Our lawyers are aware that family law can be a sensitive subject, and we want to assure you that we are here to listen to you. We desire to help as you navigate whatever difficult situation you are facing and will serve as an advocate for your needs. Camp & Camp can help you through divorce, custody decisions and adoptions. We are also prepared to advocate for juveniles through guardian ad litem work or help youth facing criminal charges. Learn more by clicking on one of the links below.
Every divorce is different. The process and the length of time required can vary depending on how long the parties were married, if they had children and how much property they accumulated during the marriage. We understand how difficult divorce can be. We have experience confronting just the many issues divorce can raise and have assisted clients with resolving cases involving multifaceted property division issues and aggressive child custody disputes.
A divorce raises many legal issues, each of which must be resolved before you can continue with your life. Camp & Camp has considerable experience litigating each of these issues and has had success achieving positive results for our clients, both the courtroom and at the mediation table.
Grounds for Divorce
Establishing that grounds for divorce exist is the first obstacle in any divorce proceeding, and it can be difficult when one party does not want to be divorced.
Camp & Camp has helped divorcing parents negotiate parenting plans and child custody agreements during the divorce process. We have also fought in court for parents when they cannot agree on what is best for their children.
Having the resources you need to support yourself and your children during and after a divorce is a serious concern for most people. We have a solid understanding of the types of support available, including child support and alimony, and will focus on making sure fair results are achieved in support proceedings.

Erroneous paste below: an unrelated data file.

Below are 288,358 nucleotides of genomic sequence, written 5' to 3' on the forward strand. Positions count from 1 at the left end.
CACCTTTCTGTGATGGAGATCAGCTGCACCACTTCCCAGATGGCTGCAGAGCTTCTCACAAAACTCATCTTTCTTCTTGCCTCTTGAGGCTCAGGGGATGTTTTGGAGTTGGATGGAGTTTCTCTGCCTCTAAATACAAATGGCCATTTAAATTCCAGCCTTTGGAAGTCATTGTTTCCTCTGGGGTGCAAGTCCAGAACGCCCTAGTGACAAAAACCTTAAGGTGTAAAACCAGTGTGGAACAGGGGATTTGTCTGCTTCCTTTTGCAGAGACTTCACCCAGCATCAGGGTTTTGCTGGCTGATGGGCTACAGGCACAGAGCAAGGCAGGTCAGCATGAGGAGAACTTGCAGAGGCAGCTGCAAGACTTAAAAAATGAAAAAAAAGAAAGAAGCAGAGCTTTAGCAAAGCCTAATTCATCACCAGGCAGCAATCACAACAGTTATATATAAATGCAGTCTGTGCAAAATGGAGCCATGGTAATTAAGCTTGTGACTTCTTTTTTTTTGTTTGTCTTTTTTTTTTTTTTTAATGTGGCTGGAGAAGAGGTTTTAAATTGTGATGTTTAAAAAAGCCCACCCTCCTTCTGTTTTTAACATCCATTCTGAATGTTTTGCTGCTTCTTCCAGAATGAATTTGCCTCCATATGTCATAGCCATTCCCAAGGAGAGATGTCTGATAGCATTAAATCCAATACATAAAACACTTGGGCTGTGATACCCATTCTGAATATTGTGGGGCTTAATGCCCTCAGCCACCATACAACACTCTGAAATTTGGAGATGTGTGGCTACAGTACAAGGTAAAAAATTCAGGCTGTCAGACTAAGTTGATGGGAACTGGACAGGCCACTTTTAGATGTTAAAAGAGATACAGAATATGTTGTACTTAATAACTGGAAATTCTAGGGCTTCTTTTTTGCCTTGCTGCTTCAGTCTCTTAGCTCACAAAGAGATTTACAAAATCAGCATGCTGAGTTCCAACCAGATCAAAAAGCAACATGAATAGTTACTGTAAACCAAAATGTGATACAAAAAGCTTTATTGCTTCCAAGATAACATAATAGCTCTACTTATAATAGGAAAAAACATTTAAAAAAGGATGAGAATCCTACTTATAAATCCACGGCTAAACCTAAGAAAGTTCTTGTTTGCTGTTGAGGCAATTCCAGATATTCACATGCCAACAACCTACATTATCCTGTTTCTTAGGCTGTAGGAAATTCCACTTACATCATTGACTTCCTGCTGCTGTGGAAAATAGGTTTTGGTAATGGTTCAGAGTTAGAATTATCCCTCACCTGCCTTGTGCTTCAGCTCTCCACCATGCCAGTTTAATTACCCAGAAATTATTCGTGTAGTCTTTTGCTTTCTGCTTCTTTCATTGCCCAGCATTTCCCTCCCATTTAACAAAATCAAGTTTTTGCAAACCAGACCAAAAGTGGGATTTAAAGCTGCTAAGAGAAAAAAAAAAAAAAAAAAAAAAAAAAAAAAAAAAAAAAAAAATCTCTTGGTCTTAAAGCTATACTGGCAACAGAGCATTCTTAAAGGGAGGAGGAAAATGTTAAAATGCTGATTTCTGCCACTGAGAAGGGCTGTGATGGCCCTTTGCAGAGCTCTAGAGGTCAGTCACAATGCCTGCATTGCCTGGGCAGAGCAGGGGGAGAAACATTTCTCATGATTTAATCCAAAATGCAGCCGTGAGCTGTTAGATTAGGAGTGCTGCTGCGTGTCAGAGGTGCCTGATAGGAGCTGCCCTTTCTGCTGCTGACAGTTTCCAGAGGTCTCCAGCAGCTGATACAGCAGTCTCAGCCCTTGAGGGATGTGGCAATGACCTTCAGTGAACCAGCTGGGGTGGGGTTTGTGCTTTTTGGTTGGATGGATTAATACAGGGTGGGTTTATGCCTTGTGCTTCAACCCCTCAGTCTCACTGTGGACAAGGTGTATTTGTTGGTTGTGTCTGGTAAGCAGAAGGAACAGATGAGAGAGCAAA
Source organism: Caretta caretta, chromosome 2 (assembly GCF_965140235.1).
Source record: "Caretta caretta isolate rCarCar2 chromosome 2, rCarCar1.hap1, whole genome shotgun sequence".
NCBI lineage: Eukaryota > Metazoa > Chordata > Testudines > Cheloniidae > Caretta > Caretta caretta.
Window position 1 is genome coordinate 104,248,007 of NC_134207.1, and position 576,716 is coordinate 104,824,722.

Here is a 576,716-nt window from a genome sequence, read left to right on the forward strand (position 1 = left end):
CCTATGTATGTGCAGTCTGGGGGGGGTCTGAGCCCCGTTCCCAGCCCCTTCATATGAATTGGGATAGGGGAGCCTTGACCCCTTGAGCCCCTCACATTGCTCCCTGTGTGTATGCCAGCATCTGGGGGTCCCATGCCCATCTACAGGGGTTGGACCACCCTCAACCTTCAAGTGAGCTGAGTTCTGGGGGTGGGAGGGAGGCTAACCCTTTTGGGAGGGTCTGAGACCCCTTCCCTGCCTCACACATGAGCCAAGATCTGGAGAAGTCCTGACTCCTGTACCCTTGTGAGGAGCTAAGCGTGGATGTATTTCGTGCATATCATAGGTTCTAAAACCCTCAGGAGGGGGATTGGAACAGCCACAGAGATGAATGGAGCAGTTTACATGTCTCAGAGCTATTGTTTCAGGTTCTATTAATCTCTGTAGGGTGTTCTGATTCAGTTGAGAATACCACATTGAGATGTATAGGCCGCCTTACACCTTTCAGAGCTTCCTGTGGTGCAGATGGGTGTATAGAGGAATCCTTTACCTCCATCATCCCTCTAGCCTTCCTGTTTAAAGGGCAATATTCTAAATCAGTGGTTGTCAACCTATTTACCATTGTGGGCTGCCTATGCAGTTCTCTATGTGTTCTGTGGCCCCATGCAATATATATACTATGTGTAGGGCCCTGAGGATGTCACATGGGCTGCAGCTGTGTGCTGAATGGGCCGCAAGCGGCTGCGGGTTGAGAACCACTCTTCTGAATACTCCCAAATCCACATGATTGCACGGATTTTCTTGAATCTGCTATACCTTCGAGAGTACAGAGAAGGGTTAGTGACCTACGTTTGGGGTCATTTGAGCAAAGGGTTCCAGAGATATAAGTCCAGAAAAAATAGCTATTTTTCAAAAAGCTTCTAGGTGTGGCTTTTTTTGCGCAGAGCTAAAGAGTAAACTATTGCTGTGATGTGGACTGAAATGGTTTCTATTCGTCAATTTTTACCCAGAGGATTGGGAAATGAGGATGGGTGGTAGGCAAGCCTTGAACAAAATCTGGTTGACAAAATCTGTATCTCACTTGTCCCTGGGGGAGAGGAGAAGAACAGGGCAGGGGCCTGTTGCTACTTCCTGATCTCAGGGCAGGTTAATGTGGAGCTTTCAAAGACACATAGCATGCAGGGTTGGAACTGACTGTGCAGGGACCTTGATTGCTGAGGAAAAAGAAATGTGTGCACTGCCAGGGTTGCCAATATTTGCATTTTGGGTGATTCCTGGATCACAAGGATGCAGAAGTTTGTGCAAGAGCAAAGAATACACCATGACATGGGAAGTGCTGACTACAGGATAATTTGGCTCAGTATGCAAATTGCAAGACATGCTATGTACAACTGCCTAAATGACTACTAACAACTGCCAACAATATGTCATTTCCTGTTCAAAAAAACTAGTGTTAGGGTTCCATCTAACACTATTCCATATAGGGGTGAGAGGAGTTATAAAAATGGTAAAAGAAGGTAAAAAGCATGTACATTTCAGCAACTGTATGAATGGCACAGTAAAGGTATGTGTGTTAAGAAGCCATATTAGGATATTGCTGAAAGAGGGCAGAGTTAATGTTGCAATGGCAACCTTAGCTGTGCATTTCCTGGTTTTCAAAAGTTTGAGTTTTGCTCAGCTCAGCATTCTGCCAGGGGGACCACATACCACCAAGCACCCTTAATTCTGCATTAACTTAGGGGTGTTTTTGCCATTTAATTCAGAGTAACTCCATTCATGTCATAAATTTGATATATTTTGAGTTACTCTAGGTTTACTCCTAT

Even in cases with straightforward marital estates, asset division is the most complex aspect of many divorces. When a sizeable amount of property or a business interest is involved, the complexity increases. We understand the real-world issues at play when distributing marital property and have successfully litigated or otherwise resolved complex asset division cases in Tennessee family courts.
In addition to our divorce litigation practice, we use our knowledge of how divorce plays out to draft clear, complete and workable pre- and postnuptial agreements for couples who want to prevent the stress of a heavily litigated divorce.
In Tennessee, child custody laws make sure that custody is determined in the best interests of the child or children. In making a custody decision, there are undeniable factors that are taken into consideration by the court. Some of these are:
- The relationship of child or children with their parents or with the person appointed to take care of them and the existing bond and affection between the children and parents.
- The reasonable preference of a child over the age of twelve (12) may be considered by the court.
- The means and ability of each parent to provide the children with the basic necessities such as education, clothing, food, shelter, medical care and safety.
- Any past history of violence, physical or emotional abuse or neglect.
- The ability of the parents to encourage and nurture the relationship between the children and the other parent.
These are some straightforward factors that the Court will consider, but the law allows the judge to contemplate many other factors that may be important in each case. Some exceptional attentions may be given to the mental or physical illness of a parent or criminal history of a parent.
The court desires that the parents reach an agreement out of court or through mediation to avoid the need for a contested trial, which may be even more harmful to the children. The court will ask each party to submit a proposed Permanent Parenting Plan during the proceedings. If they cannot agree, they must attend mediation. The parents, along with their respective attorneys, will work with a professional mediator to attempt to reach an agreement for the care of their children.